Ag Apolloni, Albanian writer from Kosovo, participated in the literary festival Tirana Gate. The text we are publishing was read by him in
this festival, and is compound by excerpts from his is homonymous novel



While the others slept and snored, she had gazed into the darkness. She had prayed so fervently to God, but her prayers had not reached heaven. She’d prayed in her room and in the chapel, and for nothing. She knew, she must have known, Paul’s letter to the Corinthians, in which the body of man is seen as the temple of God. If it was as the apostle’s epistle said, then how could God have let the bodies of her sons become crumbs and embers? How could he sit there with the killers unpunished? There was a meadow nearby filled with crosses and graves: four hundred temples desecrated and heaven made no murmur. Thirteen thousand people had been killed in the war, another twenty thousand or so raped; so, more than thirty thousand temples profaned, and still the heavens were silent and the earth was indifferent.

She’d loved life a lot, back when she had her sons, even back when she at least had hope. For whoever wants to save his life will lose it, as the gospel told her. And now what was life to her, without Milan and Gjovalin? Such a life was only worth hating. He who hates his life in this world shall keep it to life eternal.

Tuesday had still not dawned, and she’d opened the door, taken the matches from the chimney, and gone downstairs and into the cellar. It was a mess down there, but her determination had found the red petrol can in the end. Of the ten litres the can held, there were three litres or so left.

It was enough.

Because it was still early, when she’d gone out into the yard she’d taken a stick from the fence and put a couple of stones in her coat pocket so she had something to ward off any dogs.

Strangely, not even the dogs in her own house heard her leaving like a shadow. No one had seen her. They were all sleeping. It was still dark. Like that – with stones in her pocket, the petrol can in one hand and a stick in the other – she went out of the yard, walked through the silhouettes of the trees and made for the graves at Meja. She trod like a phantasm between night and day, the moment when night has ended and day has not yet begun.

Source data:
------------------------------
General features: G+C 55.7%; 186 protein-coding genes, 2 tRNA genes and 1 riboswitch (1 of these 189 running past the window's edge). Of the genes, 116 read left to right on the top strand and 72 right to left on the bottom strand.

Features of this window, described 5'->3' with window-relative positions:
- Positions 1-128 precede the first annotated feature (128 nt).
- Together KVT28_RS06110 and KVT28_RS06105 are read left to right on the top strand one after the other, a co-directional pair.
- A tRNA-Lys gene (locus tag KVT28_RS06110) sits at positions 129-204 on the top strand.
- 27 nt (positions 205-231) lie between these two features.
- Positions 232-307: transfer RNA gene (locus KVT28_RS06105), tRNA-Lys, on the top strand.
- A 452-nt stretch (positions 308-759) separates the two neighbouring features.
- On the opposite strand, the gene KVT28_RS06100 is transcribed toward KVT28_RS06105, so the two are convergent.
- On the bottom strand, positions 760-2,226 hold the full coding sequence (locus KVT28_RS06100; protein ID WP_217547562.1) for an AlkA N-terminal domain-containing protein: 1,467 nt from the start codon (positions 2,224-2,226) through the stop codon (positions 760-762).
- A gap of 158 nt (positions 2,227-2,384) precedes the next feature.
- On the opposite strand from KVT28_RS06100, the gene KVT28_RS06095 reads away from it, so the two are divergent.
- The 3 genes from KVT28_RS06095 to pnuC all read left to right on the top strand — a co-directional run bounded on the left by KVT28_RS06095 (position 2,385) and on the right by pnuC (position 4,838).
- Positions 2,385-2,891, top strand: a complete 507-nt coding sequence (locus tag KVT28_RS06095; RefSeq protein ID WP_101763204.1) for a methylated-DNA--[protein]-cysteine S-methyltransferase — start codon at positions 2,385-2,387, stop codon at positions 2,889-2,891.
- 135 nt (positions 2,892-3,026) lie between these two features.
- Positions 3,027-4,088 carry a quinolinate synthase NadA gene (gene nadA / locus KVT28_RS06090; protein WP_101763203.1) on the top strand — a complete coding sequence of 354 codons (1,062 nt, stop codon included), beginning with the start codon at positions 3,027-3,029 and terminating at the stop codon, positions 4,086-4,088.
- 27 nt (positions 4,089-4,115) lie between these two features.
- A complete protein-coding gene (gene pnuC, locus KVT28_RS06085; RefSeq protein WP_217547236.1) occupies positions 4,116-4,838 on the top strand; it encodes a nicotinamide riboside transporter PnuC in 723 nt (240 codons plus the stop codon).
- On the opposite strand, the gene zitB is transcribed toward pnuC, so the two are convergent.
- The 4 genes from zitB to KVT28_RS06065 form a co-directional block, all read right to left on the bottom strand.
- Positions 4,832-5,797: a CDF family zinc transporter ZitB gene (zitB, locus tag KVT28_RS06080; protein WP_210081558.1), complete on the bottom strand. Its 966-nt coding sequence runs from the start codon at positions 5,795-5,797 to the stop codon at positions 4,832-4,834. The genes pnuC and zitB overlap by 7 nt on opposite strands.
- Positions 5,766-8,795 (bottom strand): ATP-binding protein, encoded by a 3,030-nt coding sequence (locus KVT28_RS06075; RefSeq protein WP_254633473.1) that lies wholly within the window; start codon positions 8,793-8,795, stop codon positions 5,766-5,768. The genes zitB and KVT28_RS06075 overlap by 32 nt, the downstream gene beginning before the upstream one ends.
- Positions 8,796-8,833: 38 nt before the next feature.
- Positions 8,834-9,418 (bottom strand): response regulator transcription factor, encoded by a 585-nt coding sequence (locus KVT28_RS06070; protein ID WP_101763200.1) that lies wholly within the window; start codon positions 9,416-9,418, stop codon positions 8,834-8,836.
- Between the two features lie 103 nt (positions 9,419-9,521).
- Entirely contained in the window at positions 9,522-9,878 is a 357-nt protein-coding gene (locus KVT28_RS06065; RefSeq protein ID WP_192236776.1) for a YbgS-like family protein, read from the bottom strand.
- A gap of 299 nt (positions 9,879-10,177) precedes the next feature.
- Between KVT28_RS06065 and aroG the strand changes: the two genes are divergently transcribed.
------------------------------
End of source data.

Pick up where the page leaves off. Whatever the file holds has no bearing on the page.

She’d sat down at the graves of her sons, which were in the first row. Seated on their tomb she made lament over her dead children. She straightened the flowers and wreaths, she caressed the gravestones, she spoke to them, and then she set off again, towards home. Towards home, but not for home. When she reached the halfway point between the house and the graves – between the living and the dead, where she’d left the can and the matches – she left the road and walked into the meadow. A few steps farther on she stopped by a fence, overgrown with shrubs and thorns. She took the lid off the can. She drenched herself in petrol. She threw the can aside and picked up the box of matches. She turned her face towards the graves, where her hopes had been buried, and with iron resolution she lit the match.




As we travel along the road named for the conciliator of feuding Albanians, I ask myself: could there ever be a conciliator to reconcile two hostile nations? Through the window, I see Donja in her yard and I say to myself: now that we’ve gone, what will she do?

Should she stay in and watch a film?

No, she used to watch them with Armend.

Should she go to the holiday resort at Deçan?

No, she used to go there with the children.

Should she go to Landovica?

No, she used to go there with her husband.

Should she go to Ulqin?

No, she used to go there with her husband and the children.

Should she stay in the yard and water the flowers?

Yes. And, together with them, her memories.

She used to go out, walk, chat, laugh, until one day it was Saturday and the door closed on her, to let her out no more. The day that stopped. The accursed day. The Saturday. That terrible Saturday. That eternal Saturday.

The days pass and repeat; only Saturday stays the same. It never passes. It stopped twenty years ago. You can visit Ferdonija’s home during the week, but as soon as you enter you’re in her Saturday. One day of hers is stronger than all of your days. She swallows the other days, transforms them into one, one black Saturday.